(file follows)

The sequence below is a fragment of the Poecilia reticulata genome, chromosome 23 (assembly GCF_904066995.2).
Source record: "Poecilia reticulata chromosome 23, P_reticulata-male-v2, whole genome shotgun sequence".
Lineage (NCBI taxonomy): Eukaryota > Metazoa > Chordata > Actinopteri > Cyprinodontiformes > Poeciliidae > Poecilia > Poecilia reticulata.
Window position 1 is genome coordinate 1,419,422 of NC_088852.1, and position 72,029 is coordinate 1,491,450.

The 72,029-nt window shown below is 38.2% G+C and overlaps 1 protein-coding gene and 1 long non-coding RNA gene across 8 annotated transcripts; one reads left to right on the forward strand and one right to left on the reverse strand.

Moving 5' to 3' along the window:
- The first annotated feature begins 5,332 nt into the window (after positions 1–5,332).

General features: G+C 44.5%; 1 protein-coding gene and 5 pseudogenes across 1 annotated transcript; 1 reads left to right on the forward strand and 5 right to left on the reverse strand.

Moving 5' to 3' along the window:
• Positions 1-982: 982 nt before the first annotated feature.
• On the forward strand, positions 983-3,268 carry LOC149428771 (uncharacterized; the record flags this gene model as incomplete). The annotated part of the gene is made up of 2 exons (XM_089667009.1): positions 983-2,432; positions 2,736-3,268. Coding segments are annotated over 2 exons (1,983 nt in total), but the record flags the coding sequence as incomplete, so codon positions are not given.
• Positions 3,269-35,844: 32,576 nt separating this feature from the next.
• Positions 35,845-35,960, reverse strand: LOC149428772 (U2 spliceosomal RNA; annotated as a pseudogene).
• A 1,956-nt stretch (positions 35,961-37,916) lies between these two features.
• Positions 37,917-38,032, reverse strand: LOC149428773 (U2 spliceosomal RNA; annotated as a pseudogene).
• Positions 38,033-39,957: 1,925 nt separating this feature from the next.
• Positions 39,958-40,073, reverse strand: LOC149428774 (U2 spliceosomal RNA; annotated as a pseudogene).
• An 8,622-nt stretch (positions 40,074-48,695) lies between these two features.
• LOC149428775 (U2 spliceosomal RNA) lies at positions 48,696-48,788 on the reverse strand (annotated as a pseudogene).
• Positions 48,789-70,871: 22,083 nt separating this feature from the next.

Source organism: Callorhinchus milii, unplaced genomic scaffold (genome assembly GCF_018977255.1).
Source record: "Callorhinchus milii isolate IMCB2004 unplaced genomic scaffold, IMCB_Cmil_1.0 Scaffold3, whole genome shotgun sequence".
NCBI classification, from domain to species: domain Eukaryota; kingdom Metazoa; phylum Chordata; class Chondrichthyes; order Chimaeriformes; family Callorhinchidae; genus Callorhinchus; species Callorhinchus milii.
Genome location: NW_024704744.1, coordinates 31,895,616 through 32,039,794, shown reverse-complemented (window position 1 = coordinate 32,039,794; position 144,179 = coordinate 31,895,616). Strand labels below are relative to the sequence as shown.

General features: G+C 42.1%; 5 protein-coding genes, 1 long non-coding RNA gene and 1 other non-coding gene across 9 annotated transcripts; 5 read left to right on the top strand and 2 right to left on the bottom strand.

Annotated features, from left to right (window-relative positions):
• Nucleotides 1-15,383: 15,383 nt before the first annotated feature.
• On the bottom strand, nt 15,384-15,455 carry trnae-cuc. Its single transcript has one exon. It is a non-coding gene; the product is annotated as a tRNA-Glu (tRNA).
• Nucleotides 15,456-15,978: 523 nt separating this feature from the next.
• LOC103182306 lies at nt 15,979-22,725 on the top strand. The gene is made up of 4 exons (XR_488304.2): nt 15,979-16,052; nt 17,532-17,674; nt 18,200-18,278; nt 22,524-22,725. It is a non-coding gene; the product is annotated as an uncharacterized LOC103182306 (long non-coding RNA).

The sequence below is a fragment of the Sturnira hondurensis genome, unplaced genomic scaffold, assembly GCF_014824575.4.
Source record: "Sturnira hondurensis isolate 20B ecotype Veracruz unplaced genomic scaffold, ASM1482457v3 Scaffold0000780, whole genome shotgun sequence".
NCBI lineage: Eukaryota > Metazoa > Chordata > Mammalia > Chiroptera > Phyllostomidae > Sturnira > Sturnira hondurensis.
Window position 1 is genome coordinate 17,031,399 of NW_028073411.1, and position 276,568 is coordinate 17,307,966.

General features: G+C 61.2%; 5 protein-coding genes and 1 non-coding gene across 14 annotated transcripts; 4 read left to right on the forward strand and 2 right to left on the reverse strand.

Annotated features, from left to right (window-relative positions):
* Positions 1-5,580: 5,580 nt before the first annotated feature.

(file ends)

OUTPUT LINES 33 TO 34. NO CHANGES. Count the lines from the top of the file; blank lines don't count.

NCBI lineage: Eukaryota > Metazoa > Chordata > Mammalia > Chiroptera > Phyllostomidae > Sturnira > Sturnira hondurensis.
Window position 1 is genome coordinate 17,031,399 of NW_028073411.1, and position 276,568 is coordinate 17,307,966.